Jacqueline Monahan's Movie Reviews
- Category: Jacqueline Monahan
- Published on 08 December 2008
- Written by Jacqueline Monahan
Las Vegas Round The Clock - http://www.lasvegasroundtheclock.com
Jacqueline Monahan is an English tutor for the GEAR UP program at UNLV.
She is also a consultant for Columbia College Chicago in Adjunct Faculty Affairs
As the title implies, this is the story of a musical era, specifically that of
And a formidable lineup it was. Chess was responsible for discovering the likes of Blues legends McKinley Morgan aka Muddy Waters (Jeffrey Wright), Little Walter (Columbus Short), and Howlin’ Wolf (Eamonn Walker); Chuck Berry’s (Mos Def) unique sound and style was introduced by Chess Records onto the airwaves, as were Etta James’ (Beyonce Knowles) torchy and tortured love songs.
Intermittently narrated by songwriter/musician Willie Dixon (Cedric the Entertainer)
Chess was a progressive and innovative businessman, unafraid of controversy or resorting to payola (bribing D.J.’s) to further his interests. The film paints him as a sympathetic boss, always ready to throw money or automobiles at his frequently wayward, high-strung or just plain strung out artists. The money came out of the artists’ royalties, a detail Chess never admitted until long after the fact.
Despite segregation and seething racial tensions, Chess ushered his new sound, Chicago-style Blues, onto the airwaves, a pioneer path fraught with conflict, raw talent, explosive emotions and personal implosions.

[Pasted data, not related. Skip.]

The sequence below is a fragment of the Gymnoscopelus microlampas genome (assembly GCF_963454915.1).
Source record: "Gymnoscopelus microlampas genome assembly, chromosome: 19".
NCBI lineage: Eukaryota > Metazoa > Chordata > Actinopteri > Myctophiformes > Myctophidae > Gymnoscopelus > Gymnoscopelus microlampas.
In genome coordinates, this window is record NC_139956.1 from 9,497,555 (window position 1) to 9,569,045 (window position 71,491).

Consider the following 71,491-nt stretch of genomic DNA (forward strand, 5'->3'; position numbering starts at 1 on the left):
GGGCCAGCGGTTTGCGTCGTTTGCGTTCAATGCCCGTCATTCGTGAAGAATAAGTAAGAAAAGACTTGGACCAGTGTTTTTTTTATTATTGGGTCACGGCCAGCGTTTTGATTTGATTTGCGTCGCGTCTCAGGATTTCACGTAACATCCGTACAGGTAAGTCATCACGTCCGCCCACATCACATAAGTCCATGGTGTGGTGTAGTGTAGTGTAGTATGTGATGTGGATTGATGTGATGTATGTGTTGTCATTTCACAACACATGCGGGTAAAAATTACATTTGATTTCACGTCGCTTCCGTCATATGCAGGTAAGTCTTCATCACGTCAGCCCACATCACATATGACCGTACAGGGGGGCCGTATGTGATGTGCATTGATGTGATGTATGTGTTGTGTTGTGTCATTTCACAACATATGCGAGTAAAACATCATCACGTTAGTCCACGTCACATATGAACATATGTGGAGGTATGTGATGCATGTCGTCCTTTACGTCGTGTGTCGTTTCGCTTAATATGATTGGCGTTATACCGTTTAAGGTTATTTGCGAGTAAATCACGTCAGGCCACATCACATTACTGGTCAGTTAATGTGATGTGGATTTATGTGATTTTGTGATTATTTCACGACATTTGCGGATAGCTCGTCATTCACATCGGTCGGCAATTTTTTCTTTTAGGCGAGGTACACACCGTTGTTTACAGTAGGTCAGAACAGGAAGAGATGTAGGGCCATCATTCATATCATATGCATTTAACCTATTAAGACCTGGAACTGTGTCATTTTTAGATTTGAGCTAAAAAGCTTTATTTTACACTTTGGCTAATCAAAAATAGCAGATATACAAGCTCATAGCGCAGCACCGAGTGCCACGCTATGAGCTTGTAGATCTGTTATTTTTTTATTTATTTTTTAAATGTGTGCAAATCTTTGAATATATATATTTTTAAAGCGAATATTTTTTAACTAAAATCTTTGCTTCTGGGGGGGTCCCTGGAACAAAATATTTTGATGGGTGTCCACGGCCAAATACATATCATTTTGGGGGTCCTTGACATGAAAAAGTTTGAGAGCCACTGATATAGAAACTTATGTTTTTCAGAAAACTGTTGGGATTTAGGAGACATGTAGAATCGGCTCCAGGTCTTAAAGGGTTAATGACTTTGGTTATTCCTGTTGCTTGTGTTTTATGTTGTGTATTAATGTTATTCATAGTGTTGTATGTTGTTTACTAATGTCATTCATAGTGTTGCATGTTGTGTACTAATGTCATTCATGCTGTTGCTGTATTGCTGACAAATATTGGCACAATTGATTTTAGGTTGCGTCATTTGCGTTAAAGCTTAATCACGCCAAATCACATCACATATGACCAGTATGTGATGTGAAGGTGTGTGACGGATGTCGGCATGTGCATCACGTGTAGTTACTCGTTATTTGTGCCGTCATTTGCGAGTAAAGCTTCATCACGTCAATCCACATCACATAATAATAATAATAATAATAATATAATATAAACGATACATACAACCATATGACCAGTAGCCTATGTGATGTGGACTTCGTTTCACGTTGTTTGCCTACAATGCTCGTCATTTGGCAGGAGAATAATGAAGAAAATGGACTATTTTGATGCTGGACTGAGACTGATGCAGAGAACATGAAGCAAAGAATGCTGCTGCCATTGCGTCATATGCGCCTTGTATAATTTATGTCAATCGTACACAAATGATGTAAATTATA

The Mocambo, the small nightclub Chess owned and operated featuring local black talent, was where Waters and Little Walter made themselves known through a bar fight that ended up with an extended engagement. Waters was a singing Mississippi farm hand who played a mean blues guitar and was so well known for it that a folk historian showed up at his house one day to record him. Hearing his voice played back, Waters noted, was “like meetin’ myself for the first time.”
Throughout it all, there are powerful musical numbers, and the soundtrack is a mix of original recordings and re-creations from the talented ensemble cast. The actors lose themselves in their roles
Adrien Brody balances a basic decency with shady maneuverings to pull off a conflicted performance of a capitalist trying to be loyal to the people that made him rich. Jeffrey Wright combines quiet dignity with simmering rage to make his Muddy Waters a multi-faceted musician full of rationalizations.
Columbus Short’s reckless Little Walter illustrates the perils of what is called “the mean streets” by his hairtrigger temper and deteriorating health. Mos Def’s playful Chuck Berry captures the spirit of the man. Eamonn Walker’s Howlin’ Wolf will make you pray you don’t meet him when the moon is full. Menacingly charismatic,
Gabrielle Union and Emanuelle Chriqui remind us of the quiet struggle for exclusive identity women fought and frequently lost when they stood behind their frequently straying men.
Writer/director Darnell Martin (I Like It Like That) captures the violence, excitement, triumph and tragedy that marked the birth of the blues and its offspring, rock ‘n roll. She features the music as much as the musicians, letting its rhythm pound and passions ignite, keeping the carburetor and the turntable in good working order.
As a result, you’ll want to take both the Cadillac and the records for a spin.